Beauty and the Beast - All Four Versions by Jeanne-Marie Leprince de BeaumontBeauty and the Beast – All Four Versions includes the original, adult-oriented edition of the story by Gabrielle-Suzanne Barbot de Villeneuve (translated from the French by James Robinson Planché), the simplified and shortened version by Jeanne-Marie Leprince De Beaumont which appeared sixteen years later - the basis for all future versions, the Brothers Grimm adaptation and a somewhat forgotten version by Victorian folklorist and anthropologist Andrew Lang. There is also an image gallery showcasing over thirty classic Beauty and the Beast illustrations by Walter Crane and others.
Beauty and the Beast – All Four Versions
Beauty and the Beast by Gabrielle-Suzanne Barbot de Villeneuve.
Beauty and the Beast by Jeanne-Marie LePrince de Beaumont.
The Singing, Springing Lark by the Brothers Grimm.
Beauty and the Beast by Andrew Lang.
Beauty and the Beast (From "Beauty and the Beast"/Official Video)
Beauty And The Beast: 10 Enchanted — And Not So Enchanted — Versions
The well-loved tale of Beauty and the Beast has a fascinating history, first starting with Madame Gabrielle-Suzanne de Villeneuve — Read Beaumont's Beauty and the Beast. Beauty and the Beast by Walter Crane. This tale differs from the classic Beaumont version, in that the father is depicted as a poor man, with only three daughters instead of six children. Read Zelinda and the Monster. Lang was determined to collate as much original folkloric storytelling as possible.
Variants of the tale are known across Europe. According to researchers at universities in Durham and Lisbon , the story originated around 4, years ago. A widower merchant lives in a mansion with his twelve children six sons and six daughters. All his daughters are very beautiful, but the youngest, Beauty, is the most lovely, as well as kind, well-read, and pure of heart; while the two elder sisters, in contrast, are cruel, selfish, vain, and spoiled. The merchant eventually loses all of his wealth in a tempest at sea, which sinks most of his merchant fleet.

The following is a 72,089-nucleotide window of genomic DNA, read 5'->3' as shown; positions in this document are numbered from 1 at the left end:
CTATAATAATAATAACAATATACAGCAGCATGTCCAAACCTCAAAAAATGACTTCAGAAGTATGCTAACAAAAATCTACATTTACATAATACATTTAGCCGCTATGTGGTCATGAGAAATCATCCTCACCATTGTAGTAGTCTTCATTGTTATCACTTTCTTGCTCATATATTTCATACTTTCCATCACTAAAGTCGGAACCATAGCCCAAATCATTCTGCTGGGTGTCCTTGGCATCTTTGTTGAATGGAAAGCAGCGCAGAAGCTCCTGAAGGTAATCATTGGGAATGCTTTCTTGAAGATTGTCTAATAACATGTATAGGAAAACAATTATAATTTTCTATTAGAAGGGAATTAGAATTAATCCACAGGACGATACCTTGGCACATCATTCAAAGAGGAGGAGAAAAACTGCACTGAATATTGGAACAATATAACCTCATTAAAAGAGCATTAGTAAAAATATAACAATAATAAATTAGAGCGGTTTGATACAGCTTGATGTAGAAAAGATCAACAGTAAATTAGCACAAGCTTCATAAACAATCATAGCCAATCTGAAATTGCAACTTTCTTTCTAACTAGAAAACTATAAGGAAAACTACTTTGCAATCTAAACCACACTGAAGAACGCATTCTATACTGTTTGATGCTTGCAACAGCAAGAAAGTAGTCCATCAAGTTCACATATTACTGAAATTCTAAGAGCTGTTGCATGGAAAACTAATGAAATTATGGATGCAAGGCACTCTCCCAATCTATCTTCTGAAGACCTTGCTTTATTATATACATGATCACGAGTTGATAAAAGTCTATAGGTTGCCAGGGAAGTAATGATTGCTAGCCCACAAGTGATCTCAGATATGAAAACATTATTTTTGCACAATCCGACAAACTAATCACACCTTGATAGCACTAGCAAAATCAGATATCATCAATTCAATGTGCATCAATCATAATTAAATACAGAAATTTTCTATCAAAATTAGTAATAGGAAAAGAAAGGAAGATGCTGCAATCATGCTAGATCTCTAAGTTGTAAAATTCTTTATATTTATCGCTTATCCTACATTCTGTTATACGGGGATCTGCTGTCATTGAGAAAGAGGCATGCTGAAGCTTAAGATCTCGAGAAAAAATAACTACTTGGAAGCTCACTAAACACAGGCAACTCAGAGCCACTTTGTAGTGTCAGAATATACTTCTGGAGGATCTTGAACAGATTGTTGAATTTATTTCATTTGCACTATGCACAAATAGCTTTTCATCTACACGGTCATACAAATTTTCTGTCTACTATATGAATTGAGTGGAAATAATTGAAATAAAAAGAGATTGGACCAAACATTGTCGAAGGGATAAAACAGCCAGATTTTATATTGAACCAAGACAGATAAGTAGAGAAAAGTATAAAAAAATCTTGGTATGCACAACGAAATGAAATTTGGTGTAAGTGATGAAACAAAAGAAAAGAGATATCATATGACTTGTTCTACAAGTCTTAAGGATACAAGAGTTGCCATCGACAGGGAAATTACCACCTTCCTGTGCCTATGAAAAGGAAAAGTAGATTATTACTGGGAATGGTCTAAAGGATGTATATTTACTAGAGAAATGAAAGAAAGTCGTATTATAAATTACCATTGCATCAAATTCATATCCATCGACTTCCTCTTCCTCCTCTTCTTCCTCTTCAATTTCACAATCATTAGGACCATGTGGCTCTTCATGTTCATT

While most people are familiar with the Walt Disney rendition of Beauty and the Beast , this version is actually based on a French story written by Madame Le Prince de Beaumont in
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This particular tale may not be as old as time, but it goes pretty far back. French novelist Gabrielle-Suzanne Barbot de Villeneuve try saying that ten times real fast first published the fairy tale Beauty And The Beast in Since then, there have been numerous adaptations on stage, screen and television, culminating in next month's Disney release. What follows is Empire 's guide to ten of those versions, some better than others. Directed by Edward L. Scott , as Beast, a role which garnered him an Emmy nomination.